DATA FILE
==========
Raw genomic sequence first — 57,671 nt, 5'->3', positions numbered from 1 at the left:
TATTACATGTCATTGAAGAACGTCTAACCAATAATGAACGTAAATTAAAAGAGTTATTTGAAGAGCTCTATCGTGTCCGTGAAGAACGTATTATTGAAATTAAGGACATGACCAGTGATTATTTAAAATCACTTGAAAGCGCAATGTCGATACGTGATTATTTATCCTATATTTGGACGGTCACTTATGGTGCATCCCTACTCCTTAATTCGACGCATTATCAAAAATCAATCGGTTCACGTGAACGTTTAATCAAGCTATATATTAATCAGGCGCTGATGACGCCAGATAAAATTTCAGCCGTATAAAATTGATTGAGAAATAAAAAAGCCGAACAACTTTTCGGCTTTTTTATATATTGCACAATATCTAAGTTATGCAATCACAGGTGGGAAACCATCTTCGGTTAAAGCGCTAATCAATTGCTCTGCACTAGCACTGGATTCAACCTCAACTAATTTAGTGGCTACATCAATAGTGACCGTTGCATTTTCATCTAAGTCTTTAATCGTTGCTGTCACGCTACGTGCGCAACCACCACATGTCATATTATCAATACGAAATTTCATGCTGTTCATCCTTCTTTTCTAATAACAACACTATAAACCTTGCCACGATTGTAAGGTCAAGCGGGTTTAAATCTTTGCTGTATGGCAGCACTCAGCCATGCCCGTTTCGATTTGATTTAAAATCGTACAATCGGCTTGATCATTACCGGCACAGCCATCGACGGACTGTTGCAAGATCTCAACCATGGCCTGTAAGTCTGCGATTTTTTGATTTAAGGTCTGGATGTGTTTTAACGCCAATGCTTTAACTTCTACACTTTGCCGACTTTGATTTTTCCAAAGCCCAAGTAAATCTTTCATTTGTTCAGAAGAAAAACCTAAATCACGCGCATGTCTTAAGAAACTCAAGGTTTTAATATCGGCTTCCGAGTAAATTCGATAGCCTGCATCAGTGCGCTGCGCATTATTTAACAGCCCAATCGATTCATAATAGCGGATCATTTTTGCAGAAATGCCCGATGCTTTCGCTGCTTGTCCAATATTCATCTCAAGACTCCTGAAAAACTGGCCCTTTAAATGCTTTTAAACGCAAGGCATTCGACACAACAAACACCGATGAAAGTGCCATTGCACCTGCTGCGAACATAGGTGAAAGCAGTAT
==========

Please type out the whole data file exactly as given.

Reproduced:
Raw genomic sequence first — 57,671 nt, 5'->3', positions numbered from 1 at the left:
TATTACATGTCATTGAAGAACGTCTAACCAATAATGAACGTAAATTAAAAGAGTTATTTGAAGAGCTCTATCGTGTCCGTGAAGAACGTATTATTGAAATTAAGGACATGACCAGTGATTATTTAAAATCACTTGAAAGCGCAATGTCGATACGTGATTATTTATCCTATATTTGGACGGTCACTTATGGTGCATCCCTACTCCTTAATTCGACGCATTATCAAAAATCAATCGGTTCACGTGAACGTTTAATCAAGCTATATATTAATCAGGCGCTGATGACGCCAGATAAAATTTCAGCCGTATAAAATTGATTGAGAAATAAAAAAGCCGAACAACTTTTCGGCTTTTTTATATATTGCACAATATCTAAGTTATGCAATCACAGGTGGGAAACCATCTTCGGTTAAAGCGCTAATCAATTGCTCTGCACTAGCACTGGATTCAACCTCAACTAATTTAGTGGCTACATCAATAGTGACCGTTGCATTTTCATCTAAGTCTTTAATCGTTGCTGTCACGCTACGTGCGCAACCACCACATGTCATATTATCAATACGAAATTTCATGCTGTTCATCCTTCTTTTCTAATAACAACACTATAAACCTTGCCACGATTGTAAGGTCAAGCGGGTTTAAATCTTTGCTGTATGGCAGCACTCAGCCATGCCCGTTTCGATTTGATTTAAAATCGTACAATCGGCTTGATCATTACCGGCACAGCCATCGACGGACTGTTGCAAGATCTCAACCATGGCCTGTAAGTCTGCGATTTTTTGATTTAAGGTCTGGATGTGTTTTAACGCCAATGCTTTAACTTCTACACTTTGCCGACTTTGATTTTTCCAAAGCCCAAGTAAATCTTTCATTTGTTCAGAAGAAAAACCTAAATCACGCGCATGTCTTAAGAAACTCAAGGTTTTAATATCGGCTTCCGAGTAAATTCGATAGCCTGCATCAGTGCGCTGCGCATTATTTAACAGCCCAATCGATTCATAATAGCGGATCATTTTTGCAGAAATGCCCGATGCTTTCGCTGCTTGTCCAATATTCATCTCAAGACTCCTGAAAAACTGGCCCTTTAAATGCTTTTAAACGCAAGGCATTCGACACAACAAACACCGATGAAAGTGCCATTGCACCTGCTGCGAACATAGGTGAAAGCAGTAT